Funds from the second round of the Paycheck Protection Program are finally reaching the small businesses they were intended for now that new federal rules are in place.
At a virtual town hall-style meeting Monday, Rep. Darren Soto, FL-9th, explained how the first round of $350 billion PPP funding was fraught with problems, much of it attributed to large corporations taking the funds that were intended for small businesses.
“Major businesses that shouldn’t have gotten these loans did,” Sota said, including national chains of hotels, restaurants, car dealerships and banks. Some skirted the rules by dividing into subsidiary companies, he said. To qualify, companies must have fewer than 500 employees and less than $25 million in assets.
“Many small businesses were left behind,” Soto said.
A Congressional panel is reviewing the loans, he said, and some large companies already have given back the money.
New rules for the PPP as well as new programs for medium-sized businesses and large corporations eliminated many of the problems seen during the initial rollout of the PPP in April, Soto said.
The Federal Reserve bought some of the PPP loans off the major banks to free up money for the second round of $310 billion in PPP funding distribution over the past few weeks.
Florida got $17.8 billion for about 81,000 businesses the first time around, and $12.2 billion for some 185,000 businesses the second time around. “Our belief is that if we are able to keep all these small businesses going, that we’ll be able to recover quickly in most areas,” Soto said. While if we let them go out of business the recovery is going to take longer, there’s going to be more misery, there’s going to be more people out of work. It’s going to be harder to get back to where we were pre-pandemic.” The tourism and hospitality industries are the backbone of Central Florida’s economy and among the hardest hit in the country, Soto said.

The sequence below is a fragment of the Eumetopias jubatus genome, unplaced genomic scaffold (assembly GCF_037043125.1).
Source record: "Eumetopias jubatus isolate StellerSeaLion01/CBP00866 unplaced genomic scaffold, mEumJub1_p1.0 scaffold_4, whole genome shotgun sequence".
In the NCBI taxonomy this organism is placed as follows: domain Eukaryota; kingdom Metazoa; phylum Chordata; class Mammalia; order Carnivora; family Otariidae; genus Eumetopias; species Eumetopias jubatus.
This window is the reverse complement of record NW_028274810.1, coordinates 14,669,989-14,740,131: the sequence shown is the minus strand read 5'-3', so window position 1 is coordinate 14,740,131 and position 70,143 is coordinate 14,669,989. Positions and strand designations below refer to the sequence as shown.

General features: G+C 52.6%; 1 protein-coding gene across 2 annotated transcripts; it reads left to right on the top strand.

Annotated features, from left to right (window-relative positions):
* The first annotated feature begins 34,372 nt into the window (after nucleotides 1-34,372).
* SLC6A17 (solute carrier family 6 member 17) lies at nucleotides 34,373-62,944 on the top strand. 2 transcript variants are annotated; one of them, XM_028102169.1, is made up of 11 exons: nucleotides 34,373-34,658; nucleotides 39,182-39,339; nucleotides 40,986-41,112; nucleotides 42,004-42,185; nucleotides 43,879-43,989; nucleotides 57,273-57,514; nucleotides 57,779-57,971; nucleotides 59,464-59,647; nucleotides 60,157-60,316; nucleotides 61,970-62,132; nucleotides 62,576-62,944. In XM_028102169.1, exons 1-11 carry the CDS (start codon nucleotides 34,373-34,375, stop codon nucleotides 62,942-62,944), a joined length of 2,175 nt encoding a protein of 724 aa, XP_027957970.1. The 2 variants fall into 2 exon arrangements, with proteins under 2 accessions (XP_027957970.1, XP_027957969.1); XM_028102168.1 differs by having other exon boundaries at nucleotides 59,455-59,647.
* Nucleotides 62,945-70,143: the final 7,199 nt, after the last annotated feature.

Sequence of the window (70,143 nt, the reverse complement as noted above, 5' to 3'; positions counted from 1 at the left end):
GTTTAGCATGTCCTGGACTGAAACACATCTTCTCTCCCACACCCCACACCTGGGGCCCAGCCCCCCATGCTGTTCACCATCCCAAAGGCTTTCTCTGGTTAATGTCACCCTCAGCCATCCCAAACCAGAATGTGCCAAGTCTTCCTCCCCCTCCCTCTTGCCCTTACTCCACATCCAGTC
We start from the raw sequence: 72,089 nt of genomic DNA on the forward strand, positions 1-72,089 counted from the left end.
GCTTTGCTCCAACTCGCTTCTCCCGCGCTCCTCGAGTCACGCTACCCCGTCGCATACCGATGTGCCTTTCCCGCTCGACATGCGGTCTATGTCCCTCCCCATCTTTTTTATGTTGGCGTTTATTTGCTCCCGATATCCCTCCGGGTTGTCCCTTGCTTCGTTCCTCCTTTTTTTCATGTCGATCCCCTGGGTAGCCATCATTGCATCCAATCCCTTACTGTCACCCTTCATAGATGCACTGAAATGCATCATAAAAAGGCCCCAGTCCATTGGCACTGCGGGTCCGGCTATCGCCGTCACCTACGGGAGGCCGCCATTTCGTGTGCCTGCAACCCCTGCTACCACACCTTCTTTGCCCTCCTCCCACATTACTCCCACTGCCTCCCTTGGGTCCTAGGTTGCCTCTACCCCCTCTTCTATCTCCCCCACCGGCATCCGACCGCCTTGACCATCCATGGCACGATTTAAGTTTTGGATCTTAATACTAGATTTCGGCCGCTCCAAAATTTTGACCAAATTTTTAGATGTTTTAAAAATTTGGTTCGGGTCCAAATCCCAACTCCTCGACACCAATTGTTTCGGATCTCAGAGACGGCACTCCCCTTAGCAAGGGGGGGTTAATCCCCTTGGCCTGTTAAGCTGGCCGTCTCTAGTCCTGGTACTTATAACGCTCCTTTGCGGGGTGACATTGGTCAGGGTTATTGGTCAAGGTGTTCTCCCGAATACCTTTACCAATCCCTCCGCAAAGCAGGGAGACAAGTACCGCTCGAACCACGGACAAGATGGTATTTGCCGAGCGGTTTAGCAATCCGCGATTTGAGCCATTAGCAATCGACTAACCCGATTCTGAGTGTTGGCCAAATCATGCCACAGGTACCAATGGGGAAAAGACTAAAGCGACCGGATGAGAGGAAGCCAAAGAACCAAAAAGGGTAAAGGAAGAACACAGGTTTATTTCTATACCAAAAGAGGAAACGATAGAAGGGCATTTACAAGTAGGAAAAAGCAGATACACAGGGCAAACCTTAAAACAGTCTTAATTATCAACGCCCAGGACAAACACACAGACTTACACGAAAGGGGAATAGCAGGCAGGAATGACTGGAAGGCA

“We can’t give loans to every small business in America, but we can help those hit the hardest,” he said. The Paycheck Protection Program is what’s keeping Tim Mackey’s vacation home management business running. The St. Cloud business owner was piped into Soto’s Monday telecast.
“It’s made such a difference to us because it’s allowed us to continue in business when, quite honestly, there is no business right now,” he said. All but two of the 21 vacation homes he manages are empty, he said, and those two are occupied by the owners who decided to shelter in place in Florida instead of their homes up north.
Heavenly Holiday Homes has been able to pay staff, employ the same services, such as lawn maintenance and house cleaning, and has even reduced management fees for owners.
But he knows not everybody has been as lucky.
“It’s so sad when you drive down the tourism corridor now and you see empty parking lots and you realize how many lives that translates into, he said. It’s brutal.” The Paycheck Protection Program is administered through the federal Small Business
Administration. The federal CARES Act established the program to provide small businesses with eight weeks of cash-flow assistance to stay afloat during the COVID-19 crisis.
During the telecast, Mackey asked Soto to help ensure the loan forgiveness aspect of the PPP funding stayed intact.
“It will bring peace to a lot of those who have received it,” he said.